The following article has been provided by David Graham, National Director, The Care Leavers’ Association
James is 22 and has had his HE bursary withheld by his local authority. Lucy is 18 and has been told she can’t get her leaving care grant. Jim is 21 and in prison. He hasn’t had any visitors and doesn’t know where he is going to live when released. Joan is 55 and wants to find out why she was put into care. Emma is in her 30s and is having relationship issues but cant get the right support from her GP.
These are just some of the care leavers who turned to The Care Leavers Association for support in the last week. We are a national user-led charity that was set up by care leavers to support other care leavers. At the heart of what we do is understanding the care leaver experience and ensuring that the voices of care leavers are heard and placed at the centre of policy and practice.
We currently deliver 4 key project areas – Leaving Care, Criminal Justice System, Access to Records and Improving health as well as offering advice and guidance to care leavers. We also provide training and awareness raising to organisations and seek to influence national and local government policy and practice.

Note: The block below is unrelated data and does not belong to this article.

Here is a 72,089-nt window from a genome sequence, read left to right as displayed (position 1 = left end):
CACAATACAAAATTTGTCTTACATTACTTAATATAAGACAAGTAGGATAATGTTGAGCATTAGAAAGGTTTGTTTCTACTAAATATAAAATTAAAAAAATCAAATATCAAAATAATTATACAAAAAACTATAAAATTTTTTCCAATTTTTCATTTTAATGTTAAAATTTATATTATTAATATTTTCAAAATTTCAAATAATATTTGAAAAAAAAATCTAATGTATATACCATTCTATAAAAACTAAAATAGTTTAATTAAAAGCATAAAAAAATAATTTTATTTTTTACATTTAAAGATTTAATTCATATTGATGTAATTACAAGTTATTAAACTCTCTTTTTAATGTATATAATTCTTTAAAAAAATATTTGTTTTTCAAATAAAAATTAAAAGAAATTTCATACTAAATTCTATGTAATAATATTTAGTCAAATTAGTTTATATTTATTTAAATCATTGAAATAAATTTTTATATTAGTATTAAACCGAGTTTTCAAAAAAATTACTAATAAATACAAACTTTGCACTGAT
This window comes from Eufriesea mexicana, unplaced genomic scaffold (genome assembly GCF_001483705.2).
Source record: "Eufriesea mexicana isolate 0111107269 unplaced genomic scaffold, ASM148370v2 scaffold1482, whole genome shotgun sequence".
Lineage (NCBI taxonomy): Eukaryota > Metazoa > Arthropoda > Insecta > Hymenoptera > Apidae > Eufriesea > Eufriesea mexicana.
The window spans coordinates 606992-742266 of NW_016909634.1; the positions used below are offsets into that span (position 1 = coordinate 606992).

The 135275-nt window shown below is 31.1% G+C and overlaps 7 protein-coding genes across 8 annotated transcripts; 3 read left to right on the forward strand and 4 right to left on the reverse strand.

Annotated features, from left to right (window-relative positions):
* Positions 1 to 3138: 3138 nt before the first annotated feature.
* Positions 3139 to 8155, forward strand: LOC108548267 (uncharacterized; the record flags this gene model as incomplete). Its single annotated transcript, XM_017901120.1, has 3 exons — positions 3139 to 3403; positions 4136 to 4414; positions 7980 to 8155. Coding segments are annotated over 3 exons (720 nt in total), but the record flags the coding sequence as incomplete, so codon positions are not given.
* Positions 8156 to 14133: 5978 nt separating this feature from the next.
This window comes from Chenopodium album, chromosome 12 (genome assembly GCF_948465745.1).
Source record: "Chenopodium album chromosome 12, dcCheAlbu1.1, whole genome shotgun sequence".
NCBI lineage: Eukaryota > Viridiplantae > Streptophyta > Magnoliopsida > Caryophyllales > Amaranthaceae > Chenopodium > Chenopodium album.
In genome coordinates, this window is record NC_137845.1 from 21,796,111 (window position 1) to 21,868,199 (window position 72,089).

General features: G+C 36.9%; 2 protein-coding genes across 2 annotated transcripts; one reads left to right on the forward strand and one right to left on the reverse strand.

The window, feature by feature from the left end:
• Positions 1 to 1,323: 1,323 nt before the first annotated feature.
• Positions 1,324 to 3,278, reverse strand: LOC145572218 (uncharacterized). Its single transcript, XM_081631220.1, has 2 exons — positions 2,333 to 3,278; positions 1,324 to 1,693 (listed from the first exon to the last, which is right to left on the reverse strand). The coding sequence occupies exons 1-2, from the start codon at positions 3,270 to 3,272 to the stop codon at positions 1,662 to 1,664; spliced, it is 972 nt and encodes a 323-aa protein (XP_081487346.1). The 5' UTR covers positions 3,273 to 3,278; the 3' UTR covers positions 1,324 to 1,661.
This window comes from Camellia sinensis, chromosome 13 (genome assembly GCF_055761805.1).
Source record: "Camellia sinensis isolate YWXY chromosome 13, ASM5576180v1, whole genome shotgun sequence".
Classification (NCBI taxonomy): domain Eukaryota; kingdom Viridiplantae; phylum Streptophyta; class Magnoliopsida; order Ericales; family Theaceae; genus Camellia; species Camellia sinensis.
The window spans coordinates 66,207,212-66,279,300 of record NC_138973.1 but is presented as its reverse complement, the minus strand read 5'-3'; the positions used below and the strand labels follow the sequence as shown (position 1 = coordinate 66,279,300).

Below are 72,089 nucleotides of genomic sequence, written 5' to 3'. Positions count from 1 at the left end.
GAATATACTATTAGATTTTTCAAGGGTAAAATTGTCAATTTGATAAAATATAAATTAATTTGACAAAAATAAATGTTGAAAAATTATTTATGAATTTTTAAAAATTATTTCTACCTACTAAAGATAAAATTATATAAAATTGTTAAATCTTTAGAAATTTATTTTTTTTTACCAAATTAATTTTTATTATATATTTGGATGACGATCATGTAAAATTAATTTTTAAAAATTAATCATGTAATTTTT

Our Young Person’s Project covers all aspects of the leaving care process. Young people with care experience are often left feeling alone, isolated and abandoned when they leave care. Our dedicated Young Peoples Project aims to work with these young people, and also professionals all the way up to policy makers to improve their life experiences. Often we are contacted for help because a young person does not have a ‘trusted adult’ they feel can support them to get what they need and are also entitled too in terms of support. The young people are able to find a safe space to share their experiences and learn they are not alone.